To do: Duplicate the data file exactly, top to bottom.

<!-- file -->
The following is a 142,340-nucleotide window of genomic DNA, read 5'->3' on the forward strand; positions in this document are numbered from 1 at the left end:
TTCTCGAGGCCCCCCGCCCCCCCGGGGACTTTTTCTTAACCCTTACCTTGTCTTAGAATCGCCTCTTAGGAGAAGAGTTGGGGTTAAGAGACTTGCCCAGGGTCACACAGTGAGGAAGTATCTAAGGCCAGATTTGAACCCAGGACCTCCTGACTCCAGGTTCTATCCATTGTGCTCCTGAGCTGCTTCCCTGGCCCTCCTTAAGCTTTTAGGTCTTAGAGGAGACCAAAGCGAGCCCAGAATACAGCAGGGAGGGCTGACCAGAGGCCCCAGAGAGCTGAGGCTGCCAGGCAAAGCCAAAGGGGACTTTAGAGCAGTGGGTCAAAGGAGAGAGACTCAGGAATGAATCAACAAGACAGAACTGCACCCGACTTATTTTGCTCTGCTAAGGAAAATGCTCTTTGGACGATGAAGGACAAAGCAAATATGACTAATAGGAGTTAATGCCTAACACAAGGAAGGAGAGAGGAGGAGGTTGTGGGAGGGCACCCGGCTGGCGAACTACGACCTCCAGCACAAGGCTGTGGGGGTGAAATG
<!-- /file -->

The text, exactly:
The following is a 142,340-nucleotide window of genomic DNA, read 5'->3' on the forward strand; positions in this document are numbered from 1 at the left end:
TTCTCGAGGCCCCCCGCCCCCCCGGGGACTTTTTCTTAACCCTTACCTTGTCTTAGAATCGCCTCTTAGGAGAAGAGTTGGGGTTAAGAGACTTGCCCAGGGTCACACAGTGAGGAAGTATCTAAGGCCAGATTTGAACCCAGGACCTCCTGACTCCAGGTTCTATCCATTGTGCTCCTGAGCTGCTTCCCTGGCCCTCCTTAAGCTTTTAGGTCTTAGAGGAGACCAAAGCGAGCCCAGAATACAGCAGGGAGGGCTGACCAGAGGCCCCAGAGAGCTGAGGCTGCCAGGCAAAGCCAAAGGGGACTTTAGAGCAGTGGGTCAAAGGAGAGAGACTCAGGAATGAATCAACAAGACAGAACTGCACCCGACTTATTTTGCTCTGCTAAGGAAAATGCTCTTTGGACGATGAAGGACAAAGCAAATATGACTAATAGGAGTTAATGCCTAACACAAGGAAGGAGAGAGGAGGAGGTTGTGGGAGGGCACCCGGCTGGCGAACTACGACCTCCAGCACAAGGCTGTGGGGGTGAAATG